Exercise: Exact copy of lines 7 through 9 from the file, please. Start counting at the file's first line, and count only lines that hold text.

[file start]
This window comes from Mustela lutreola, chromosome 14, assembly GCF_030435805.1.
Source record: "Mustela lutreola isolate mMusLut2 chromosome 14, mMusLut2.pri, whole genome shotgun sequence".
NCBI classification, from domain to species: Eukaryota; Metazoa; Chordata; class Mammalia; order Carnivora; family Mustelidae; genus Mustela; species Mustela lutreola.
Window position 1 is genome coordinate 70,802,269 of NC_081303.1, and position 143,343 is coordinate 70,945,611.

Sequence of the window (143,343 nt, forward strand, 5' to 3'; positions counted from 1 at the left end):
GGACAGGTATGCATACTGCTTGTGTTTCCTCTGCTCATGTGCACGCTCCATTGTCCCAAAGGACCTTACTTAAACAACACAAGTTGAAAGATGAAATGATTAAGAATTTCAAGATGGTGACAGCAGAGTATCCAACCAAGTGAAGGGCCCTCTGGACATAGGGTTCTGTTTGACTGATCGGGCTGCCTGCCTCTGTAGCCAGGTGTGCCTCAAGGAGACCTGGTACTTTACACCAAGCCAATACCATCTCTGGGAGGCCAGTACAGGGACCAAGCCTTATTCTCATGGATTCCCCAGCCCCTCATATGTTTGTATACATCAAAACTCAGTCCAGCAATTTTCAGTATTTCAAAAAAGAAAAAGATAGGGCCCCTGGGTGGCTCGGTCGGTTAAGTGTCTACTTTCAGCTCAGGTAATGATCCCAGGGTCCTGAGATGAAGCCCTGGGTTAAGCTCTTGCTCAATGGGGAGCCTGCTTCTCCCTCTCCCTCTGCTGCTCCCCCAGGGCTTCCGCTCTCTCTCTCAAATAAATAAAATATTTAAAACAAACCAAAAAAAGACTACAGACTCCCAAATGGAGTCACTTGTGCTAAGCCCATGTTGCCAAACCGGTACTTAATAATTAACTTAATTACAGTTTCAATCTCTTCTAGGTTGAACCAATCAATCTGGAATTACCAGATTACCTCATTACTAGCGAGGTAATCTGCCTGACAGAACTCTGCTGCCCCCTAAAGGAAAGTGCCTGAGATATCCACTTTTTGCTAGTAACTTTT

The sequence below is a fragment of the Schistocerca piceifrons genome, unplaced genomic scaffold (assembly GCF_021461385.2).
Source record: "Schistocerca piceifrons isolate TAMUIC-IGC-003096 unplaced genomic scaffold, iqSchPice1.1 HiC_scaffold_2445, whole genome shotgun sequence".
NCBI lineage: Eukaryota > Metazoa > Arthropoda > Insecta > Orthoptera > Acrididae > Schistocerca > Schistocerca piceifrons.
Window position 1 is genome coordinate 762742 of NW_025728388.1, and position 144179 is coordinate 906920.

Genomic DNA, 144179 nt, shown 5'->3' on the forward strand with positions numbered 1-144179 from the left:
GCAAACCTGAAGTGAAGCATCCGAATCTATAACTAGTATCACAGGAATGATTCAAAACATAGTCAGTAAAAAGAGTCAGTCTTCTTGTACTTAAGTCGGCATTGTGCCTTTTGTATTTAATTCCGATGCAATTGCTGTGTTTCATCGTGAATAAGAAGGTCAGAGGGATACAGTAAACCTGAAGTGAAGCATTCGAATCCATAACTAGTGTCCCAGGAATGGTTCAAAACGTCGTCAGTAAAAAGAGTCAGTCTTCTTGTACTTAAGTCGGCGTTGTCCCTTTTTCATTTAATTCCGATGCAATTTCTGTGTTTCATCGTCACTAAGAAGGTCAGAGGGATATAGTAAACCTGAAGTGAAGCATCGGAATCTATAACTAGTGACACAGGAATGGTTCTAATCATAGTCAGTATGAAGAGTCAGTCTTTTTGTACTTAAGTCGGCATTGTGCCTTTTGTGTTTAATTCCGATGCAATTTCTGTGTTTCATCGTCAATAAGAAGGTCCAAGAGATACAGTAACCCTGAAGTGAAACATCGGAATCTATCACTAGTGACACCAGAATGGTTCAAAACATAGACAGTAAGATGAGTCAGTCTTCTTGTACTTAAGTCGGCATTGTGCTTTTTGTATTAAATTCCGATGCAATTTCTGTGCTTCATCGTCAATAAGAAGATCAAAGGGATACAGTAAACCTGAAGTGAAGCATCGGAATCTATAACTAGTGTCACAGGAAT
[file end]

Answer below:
The sequence below is a fragment of the Schistocerca piceifrons genome, unplaced genomic scaffold (assembly GCF_021461385.2).
Source record: "Schistocerca piceifrons isolate TAMUIC-IGC-003096 unplaced genomic scaffold, iqSchPice1.1 HiC_scaffold_2445, whole genome shotgun sequence".
NCBI lineage: Eukaryota > Metazoa > Arthropoda > Insecta > Orthoptera > Acrididae > Schistocerca > Schistocerca piceifrons.